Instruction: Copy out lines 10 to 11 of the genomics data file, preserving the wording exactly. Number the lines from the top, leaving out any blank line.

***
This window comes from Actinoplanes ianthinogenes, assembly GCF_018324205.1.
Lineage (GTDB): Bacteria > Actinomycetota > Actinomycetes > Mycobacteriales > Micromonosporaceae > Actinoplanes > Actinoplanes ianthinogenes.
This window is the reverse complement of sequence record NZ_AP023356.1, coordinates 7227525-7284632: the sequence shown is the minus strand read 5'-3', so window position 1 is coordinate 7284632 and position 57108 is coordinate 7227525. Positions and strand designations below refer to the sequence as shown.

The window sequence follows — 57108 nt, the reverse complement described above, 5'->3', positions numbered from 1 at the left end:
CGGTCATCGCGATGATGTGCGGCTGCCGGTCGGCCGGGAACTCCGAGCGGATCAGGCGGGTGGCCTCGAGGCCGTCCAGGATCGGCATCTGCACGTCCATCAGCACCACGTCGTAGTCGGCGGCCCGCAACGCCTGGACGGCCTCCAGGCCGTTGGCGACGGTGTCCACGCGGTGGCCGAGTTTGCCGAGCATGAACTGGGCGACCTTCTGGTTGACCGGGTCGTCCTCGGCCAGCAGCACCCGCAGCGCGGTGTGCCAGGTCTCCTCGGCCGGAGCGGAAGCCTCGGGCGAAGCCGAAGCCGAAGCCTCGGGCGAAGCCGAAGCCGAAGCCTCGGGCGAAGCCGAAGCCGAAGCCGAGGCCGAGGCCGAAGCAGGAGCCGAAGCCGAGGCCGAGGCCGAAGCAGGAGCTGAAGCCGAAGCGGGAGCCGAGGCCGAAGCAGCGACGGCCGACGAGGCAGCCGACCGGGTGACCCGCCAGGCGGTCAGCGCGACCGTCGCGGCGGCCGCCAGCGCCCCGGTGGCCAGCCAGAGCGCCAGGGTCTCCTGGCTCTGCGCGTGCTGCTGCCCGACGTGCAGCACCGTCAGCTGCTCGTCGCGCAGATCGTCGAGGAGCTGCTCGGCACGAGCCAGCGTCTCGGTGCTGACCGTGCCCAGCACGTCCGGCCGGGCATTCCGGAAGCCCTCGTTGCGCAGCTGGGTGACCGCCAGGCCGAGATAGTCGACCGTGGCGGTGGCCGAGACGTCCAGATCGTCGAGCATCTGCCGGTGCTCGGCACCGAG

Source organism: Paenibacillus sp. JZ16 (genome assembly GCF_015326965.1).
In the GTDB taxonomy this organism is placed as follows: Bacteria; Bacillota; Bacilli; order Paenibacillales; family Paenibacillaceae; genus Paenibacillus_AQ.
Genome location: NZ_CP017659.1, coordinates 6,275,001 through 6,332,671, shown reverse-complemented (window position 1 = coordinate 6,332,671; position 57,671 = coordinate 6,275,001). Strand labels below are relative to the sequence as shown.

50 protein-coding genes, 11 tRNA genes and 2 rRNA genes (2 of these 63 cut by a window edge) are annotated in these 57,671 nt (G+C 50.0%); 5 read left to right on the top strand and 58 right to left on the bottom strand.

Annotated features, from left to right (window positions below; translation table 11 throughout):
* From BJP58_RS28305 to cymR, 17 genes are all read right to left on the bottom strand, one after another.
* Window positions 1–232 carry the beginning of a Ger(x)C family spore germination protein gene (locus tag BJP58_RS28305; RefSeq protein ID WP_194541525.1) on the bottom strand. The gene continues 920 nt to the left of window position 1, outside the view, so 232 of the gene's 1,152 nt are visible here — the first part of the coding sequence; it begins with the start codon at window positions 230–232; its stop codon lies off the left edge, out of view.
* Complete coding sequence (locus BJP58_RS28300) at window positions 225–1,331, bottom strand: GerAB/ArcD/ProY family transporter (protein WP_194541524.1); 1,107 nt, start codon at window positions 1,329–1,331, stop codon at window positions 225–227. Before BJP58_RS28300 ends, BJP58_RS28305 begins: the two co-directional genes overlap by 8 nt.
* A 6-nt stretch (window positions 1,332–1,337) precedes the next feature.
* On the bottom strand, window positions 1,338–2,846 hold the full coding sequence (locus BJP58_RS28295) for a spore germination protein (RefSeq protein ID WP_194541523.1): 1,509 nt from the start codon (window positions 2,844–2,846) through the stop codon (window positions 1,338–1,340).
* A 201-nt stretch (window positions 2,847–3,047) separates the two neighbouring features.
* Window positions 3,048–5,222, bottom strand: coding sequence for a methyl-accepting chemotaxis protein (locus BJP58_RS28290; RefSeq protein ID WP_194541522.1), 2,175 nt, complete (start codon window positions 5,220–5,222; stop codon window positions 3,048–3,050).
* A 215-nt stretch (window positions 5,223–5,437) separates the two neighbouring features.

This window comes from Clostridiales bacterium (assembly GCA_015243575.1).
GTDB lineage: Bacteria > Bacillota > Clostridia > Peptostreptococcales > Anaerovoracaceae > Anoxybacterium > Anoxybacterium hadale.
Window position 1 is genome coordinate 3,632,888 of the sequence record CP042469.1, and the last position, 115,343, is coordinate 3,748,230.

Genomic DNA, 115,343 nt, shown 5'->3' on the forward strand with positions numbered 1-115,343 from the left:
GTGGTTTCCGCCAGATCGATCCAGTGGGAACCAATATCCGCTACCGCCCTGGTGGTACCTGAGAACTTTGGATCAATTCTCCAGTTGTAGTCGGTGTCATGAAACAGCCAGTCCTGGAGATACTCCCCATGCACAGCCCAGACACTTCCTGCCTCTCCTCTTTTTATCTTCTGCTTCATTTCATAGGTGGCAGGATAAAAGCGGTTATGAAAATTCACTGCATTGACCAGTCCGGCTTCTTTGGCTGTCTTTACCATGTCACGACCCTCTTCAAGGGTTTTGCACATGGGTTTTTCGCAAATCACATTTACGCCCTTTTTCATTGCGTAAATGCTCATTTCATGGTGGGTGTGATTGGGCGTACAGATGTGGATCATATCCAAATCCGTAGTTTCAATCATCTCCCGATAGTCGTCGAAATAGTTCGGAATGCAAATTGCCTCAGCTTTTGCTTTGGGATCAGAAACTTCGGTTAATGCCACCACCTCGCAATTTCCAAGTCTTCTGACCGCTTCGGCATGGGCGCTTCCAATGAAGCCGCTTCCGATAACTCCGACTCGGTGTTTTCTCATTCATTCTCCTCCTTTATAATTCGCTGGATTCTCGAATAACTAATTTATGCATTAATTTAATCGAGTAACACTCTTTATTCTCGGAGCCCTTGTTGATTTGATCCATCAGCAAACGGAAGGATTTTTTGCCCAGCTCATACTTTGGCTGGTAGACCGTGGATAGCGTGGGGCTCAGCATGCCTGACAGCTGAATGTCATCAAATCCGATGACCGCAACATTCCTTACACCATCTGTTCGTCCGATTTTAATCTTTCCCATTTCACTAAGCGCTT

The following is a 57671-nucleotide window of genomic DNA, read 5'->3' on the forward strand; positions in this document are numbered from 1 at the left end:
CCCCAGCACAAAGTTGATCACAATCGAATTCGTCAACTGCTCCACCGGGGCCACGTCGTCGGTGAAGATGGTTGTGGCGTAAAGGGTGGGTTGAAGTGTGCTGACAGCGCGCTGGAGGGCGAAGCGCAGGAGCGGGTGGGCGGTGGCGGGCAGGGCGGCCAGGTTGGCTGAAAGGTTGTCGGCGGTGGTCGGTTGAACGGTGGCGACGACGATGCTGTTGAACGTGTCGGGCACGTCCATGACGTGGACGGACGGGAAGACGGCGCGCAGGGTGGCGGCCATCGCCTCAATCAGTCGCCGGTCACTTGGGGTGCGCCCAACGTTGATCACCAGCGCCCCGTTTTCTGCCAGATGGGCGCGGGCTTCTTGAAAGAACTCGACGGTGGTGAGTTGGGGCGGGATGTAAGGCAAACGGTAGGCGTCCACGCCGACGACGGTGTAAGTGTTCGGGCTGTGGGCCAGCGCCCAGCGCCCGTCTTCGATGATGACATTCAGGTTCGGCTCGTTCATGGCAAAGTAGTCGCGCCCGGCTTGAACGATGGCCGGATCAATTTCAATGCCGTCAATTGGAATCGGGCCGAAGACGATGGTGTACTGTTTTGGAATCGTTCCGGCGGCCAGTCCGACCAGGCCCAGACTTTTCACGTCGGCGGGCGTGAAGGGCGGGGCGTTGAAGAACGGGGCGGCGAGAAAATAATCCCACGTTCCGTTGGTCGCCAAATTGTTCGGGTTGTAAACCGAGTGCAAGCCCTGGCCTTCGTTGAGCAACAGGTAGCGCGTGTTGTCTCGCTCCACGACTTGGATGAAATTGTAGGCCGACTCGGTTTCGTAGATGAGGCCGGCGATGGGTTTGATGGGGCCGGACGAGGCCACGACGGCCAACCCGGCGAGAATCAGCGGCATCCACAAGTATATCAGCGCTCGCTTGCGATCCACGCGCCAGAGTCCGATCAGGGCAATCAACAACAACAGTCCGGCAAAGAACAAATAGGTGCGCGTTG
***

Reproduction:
Annotated features, from left to right (window positions below; translation table 11 throughout):
* From BJP58_RS28305 to cymR, 17 genes are all read right to left on the bottom strand, one after another.